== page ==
Feedback
Business

Why Right Now Might Be the Time to Buy or Lease a Used Car

Good news for anyone looking for a used car or truck. These days you'll find a larger selection of late-model vehicles on the lot — and in some cases, pay less than expected. You might even be able to lease a fairly low-mileage certified pre-owned vehicle.

"It's a great time to buy a used car," said Michelle Krebs, senior analyst with Autotrader. "We're seeing used car prices drop from what had been record highs because the supply is increasing. The supply is up, so the prices are going down."

And those prices may continue to fall. In March, wholesale prices at used car auctions around the country were down 1.6 percent from the year before, according to the Manheim auction company.

Cars 'made in America' harder to find, Toyota tops list 0:28

You'll find some of the best deals right now on small and midsize cars, Krebs told NBC News. These would include the Honda Civic, Ford Focus, Toyota Camry and Chevy Malibu.

Read More: Here's Why Luxury Carmakers Are Going Vroom for the SUV Boom

On the flipside, you may get less for your trade-in, especially if it's a small car or mid-size sedan, Krebs said.

The popularity of leasing in the new car market is driving this flood of used vehicles. About 30 percent of all new cars are now leased, and most people don't buy them at the end of the contract.

Jonathan Banks, executive analyst with the National Auto Dealers Association (NADA), told CNBC's "Trading Nation" there will be 800,000 more lease returns hitting the market this year than in 2015.

The NADA Used Car Guide predicts a five to six percent drop in used car prices this year, the first significant price decline in eight years.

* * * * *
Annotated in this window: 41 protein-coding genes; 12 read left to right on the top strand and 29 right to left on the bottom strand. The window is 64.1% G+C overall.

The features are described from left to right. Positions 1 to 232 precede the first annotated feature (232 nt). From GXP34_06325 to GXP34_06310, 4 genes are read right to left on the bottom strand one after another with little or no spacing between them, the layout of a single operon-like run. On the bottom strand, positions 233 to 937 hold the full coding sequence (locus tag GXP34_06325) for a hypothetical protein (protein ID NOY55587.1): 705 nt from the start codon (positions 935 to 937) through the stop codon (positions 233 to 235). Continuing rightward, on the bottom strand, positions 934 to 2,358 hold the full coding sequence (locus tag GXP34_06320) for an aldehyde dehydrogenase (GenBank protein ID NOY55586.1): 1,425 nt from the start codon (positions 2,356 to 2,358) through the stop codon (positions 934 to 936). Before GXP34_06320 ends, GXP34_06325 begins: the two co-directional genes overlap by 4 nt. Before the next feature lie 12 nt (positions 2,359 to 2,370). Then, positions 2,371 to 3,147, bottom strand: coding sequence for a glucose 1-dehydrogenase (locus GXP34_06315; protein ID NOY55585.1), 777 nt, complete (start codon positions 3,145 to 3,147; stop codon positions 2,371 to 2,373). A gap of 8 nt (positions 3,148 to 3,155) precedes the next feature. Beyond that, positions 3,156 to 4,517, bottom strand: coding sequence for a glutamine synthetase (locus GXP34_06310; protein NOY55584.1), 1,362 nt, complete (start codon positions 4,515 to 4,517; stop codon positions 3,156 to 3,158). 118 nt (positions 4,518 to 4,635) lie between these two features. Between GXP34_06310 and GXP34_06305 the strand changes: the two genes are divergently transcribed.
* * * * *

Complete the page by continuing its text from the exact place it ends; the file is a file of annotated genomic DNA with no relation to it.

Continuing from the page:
And it looks like the supply-demand curve will be out of balance for some time to come. TrueCar.com expects a 10 percent increase in the supply of one- to five-year-old vehicles from now through 2018.

Used car sales strong

For millions of Americans, a used vehicle is the best — or sometimes only — option. Sales of pre-owned cars and trucks are going strong: 38 million sold last year, up 5.6 percent. The average price hit a record high of $18,600 last year, according to the 2015 Used Vehicle Report from Edmunds.com.

Edmunds.com analyst Ivan Drury told NBC News the price decline is not across the board. While the price of subcompact, compact and mid-sized cars is flat or down, prices are up for SUVs, crossovers and pickup trucks, which are very popular with today's low gas costs

"If you're looking for a car, up to 5 or 6 years old, you're good. If you're looking for a pickup truck or SUV, you're going to pay a bit more regardless of the age range," Drury said.

Would you like to lease that used vehicle?

With so many used vehicles to move off the lot, some dealers and lenders are offering the leasing option for certified pre-owned (CPO) makes and models. CPO vehicles must meet certain age (typically no more than three or four model years) and mileage limits, and pass a dealer's inspection program.